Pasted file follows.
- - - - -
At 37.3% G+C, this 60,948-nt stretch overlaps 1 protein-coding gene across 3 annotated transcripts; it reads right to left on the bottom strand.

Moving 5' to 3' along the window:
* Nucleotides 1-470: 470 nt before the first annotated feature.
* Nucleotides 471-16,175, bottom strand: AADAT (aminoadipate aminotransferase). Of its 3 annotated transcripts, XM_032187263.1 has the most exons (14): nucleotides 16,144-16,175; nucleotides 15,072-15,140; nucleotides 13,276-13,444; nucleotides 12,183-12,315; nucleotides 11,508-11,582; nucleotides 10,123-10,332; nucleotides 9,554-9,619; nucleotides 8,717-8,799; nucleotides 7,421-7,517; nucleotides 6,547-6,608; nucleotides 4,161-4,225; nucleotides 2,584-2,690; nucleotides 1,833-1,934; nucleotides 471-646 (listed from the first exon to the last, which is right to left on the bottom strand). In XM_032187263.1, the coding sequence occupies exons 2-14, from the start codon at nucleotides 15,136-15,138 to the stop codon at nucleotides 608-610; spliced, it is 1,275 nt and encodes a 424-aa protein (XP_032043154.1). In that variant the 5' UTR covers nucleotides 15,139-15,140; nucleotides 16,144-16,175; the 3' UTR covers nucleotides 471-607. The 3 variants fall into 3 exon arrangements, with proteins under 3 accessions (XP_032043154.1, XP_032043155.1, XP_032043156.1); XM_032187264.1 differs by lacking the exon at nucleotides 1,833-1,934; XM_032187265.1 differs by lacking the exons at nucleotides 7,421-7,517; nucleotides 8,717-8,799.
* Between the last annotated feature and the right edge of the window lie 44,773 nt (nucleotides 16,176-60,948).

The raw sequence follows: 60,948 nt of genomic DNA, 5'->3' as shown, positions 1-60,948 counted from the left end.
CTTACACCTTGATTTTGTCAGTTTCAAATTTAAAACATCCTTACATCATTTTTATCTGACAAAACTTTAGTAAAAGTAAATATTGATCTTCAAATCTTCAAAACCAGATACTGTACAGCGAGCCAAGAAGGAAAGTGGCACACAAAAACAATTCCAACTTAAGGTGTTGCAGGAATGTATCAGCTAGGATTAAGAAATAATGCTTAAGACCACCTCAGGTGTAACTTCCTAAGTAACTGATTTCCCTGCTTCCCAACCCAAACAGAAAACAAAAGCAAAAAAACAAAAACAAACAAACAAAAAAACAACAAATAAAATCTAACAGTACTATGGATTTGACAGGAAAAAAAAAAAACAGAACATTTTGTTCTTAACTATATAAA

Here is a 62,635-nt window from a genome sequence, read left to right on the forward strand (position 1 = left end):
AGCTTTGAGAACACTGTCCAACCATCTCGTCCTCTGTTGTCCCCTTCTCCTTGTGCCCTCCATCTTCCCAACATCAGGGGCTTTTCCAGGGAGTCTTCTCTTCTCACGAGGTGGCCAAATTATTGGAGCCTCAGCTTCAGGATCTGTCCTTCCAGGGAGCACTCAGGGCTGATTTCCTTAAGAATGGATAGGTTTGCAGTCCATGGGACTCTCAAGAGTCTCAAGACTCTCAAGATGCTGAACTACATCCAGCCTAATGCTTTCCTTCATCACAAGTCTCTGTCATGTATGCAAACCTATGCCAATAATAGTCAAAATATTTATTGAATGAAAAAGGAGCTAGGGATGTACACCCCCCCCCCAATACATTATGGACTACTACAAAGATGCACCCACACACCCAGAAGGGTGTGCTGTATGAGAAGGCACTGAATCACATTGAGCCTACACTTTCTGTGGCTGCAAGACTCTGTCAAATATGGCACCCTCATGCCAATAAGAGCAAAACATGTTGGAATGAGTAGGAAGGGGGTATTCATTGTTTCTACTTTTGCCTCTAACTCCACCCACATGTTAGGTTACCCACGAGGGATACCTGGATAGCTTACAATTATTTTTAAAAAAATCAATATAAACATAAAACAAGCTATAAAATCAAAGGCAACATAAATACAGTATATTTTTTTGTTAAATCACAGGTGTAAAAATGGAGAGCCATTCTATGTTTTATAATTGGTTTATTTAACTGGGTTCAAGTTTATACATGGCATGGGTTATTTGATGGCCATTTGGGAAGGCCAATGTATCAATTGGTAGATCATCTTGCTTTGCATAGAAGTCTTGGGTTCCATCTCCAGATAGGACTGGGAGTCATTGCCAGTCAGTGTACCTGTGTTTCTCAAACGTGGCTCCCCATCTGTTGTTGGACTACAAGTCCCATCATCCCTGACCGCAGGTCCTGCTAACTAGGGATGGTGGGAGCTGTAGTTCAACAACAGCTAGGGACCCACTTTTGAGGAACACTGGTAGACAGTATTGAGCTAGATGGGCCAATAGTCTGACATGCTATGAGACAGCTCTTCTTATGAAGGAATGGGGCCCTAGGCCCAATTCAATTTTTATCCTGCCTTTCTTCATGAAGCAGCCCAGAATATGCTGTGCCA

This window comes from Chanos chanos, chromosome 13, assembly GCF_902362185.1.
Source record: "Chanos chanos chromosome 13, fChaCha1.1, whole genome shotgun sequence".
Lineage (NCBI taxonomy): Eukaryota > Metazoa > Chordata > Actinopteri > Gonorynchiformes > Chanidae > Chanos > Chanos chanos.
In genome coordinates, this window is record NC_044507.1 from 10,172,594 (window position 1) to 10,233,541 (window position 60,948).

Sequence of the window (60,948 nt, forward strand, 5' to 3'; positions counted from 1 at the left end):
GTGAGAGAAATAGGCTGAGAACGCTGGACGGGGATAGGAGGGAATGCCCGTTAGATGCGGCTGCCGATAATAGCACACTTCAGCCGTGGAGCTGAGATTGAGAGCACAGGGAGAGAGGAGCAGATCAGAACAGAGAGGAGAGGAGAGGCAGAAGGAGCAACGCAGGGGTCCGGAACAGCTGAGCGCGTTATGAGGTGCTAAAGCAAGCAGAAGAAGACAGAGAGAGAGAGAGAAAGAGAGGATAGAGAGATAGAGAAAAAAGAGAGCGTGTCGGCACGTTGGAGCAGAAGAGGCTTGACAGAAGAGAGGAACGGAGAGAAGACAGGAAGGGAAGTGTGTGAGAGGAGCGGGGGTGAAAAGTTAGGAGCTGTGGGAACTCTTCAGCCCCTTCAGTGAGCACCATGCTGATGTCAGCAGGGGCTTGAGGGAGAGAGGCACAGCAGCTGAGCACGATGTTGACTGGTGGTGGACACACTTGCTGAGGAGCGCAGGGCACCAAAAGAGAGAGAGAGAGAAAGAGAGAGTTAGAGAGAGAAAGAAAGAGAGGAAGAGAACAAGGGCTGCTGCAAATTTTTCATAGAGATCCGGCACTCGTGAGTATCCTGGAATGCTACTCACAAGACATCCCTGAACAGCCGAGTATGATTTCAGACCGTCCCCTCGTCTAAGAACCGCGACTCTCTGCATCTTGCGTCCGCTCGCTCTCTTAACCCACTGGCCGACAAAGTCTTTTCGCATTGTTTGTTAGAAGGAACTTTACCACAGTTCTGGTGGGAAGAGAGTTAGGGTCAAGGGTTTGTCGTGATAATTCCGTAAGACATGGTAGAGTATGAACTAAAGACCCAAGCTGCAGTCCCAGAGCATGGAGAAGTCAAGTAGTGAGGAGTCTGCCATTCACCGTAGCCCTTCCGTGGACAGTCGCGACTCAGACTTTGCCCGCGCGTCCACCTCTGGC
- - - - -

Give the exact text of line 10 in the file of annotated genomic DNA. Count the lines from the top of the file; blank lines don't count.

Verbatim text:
This window comes from Chanos chanos, chromosome 13, assembly GCF_902362185.1.